"Titanic" I'll skip because I don't think it was particularly that great. As far as "Best Friend's Wedding" goes I would definitely say that Julia Roberts is both the Protagonist and Main Character. I would say her efforts to subvert such wedding end in failure, but she is in a much better place. I would categorize that film as more of a Personal Triumph - the efforts to pursue the story goal (the problem everyone is dealing with) end in failure, but the Main Character is in a much better place.
Personally I don't think the goal everyone is dealing with in Casablanca revolves around whether or not he gets Ilsa, so I wouldn't categorize him as the Protagonist. It was mentioned previously that this was what Rick was pursuing and that this was the main goal of the story, so I was trying to use that as an example.
I have a whole series of articles I wrote on Endings last year here: Meaningful Endings
. Each one has a several video clips that help demonstrate my arguments. They should help explain that I don't think every story needs to have a happy ending (in fact, my favorites don't).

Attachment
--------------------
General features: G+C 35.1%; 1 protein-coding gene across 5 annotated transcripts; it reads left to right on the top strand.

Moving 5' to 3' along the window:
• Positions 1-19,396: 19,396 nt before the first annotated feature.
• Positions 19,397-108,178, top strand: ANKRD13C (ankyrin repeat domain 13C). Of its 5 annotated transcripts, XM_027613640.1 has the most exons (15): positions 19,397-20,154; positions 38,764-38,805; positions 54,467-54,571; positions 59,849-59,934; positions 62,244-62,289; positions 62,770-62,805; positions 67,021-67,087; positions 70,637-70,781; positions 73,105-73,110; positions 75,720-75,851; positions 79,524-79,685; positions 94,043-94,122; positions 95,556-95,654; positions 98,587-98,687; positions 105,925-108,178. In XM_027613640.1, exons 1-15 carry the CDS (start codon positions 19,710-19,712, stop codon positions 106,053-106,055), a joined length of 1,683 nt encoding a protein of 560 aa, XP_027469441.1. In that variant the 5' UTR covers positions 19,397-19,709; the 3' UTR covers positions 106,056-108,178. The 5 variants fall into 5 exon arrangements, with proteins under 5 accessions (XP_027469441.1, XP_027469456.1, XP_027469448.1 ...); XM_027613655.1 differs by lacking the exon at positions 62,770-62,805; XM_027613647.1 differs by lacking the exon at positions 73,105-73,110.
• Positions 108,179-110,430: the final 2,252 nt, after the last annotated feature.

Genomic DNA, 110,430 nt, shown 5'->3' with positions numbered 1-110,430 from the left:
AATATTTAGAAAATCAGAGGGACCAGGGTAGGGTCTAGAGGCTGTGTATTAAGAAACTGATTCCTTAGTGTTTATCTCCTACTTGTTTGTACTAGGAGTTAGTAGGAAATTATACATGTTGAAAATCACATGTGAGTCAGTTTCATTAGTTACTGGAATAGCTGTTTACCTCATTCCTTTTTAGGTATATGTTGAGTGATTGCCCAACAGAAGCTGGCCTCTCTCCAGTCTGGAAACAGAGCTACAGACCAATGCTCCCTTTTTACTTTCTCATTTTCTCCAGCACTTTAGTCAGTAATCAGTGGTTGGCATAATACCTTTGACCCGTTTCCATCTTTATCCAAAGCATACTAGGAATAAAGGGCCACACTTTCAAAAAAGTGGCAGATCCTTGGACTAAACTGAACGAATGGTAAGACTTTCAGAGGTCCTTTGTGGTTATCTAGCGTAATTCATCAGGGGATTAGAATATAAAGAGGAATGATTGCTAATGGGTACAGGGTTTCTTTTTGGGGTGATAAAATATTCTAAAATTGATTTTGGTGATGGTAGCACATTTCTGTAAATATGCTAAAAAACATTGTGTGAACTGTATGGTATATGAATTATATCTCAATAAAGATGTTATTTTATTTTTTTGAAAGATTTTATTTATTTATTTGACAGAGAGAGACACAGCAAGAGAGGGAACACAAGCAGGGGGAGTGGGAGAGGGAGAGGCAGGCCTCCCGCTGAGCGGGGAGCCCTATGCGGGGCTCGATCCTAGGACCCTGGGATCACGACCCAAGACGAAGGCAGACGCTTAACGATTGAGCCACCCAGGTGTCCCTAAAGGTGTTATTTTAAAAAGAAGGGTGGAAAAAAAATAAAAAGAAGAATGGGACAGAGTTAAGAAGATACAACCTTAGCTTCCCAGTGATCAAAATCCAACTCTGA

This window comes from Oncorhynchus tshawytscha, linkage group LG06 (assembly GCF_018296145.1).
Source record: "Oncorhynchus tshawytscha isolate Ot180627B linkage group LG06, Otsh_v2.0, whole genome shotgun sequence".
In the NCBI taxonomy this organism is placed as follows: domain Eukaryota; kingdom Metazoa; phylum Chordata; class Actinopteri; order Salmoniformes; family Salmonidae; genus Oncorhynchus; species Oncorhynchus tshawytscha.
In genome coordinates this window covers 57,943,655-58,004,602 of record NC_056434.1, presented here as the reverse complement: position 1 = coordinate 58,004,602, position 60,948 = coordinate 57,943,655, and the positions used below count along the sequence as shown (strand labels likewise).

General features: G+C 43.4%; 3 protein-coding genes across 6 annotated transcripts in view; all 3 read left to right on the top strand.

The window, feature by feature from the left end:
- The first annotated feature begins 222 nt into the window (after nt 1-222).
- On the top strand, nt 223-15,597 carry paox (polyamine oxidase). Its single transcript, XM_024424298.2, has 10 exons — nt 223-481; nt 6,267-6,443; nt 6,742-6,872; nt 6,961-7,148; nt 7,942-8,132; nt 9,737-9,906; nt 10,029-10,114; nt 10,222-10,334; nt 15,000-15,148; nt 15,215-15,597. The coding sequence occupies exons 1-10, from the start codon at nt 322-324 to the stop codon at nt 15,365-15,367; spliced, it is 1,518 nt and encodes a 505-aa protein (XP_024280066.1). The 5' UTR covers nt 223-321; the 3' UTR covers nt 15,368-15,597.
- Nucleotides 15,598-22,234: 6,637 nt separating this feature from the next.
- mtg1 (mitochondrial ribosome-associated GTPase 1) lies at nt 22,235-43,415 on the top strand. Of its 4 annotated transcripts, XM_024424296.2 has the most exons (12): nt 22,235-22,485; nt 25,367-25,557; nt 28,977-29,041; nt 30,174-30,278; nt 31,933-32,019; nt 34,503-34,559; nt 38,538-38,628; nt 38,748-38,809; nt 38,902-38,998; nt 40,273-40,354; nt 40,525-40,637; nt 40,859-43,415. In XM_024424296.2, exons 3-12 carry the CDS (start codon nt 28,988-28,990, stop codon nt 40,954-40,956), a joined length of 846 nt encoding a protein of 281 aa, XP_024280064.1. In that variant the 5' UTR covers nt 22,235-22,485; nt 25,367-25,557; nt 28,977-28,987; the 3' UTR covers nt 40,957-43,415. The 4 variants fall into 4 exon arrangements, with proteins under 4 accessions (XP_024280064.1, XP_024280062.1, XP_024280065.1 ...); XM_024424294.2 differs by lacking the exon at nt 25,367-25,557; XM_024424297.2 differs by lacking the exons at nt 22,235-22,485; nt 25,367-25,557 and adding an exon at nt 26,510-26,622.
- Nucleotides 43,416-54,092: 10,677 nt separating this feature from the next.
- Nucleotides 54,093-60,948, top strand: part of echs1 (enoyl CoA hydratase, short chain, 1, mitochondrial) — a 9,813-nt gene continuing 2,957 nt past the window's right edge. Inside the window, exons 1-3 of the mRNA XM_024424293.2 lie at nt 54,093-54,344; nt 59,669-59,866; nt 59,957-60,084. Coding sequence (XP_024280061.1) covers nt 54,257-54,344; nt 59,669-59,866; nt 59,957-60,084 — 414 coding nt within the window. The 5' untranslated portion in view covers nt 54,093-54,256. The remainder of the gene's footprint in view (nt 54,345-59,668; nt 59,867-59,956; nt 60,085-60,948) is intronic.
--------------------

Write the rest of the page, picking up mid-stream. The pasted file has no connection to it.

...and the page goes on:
This goes back to what I believe is the incorrect assumption that the Protagonist is the character we care the most about, or empathize with the most. I believe that responsibility lies with the Main Character. When it all comes down to it this is an argument over definitions, and my argument is that the presently accepted definition of the Protagonist as being the character an audience empathizes most with is inaccurate.
Re: Ronaldinho, I agree that the relying on the ending to define your Main Character is absurd. I was using the ending of a story to help define who the Protagonist is. If you accept that idea that stories are about solving problems, then it follows that you would want to know whether or not those problems are solved and who was leading the charge towards him.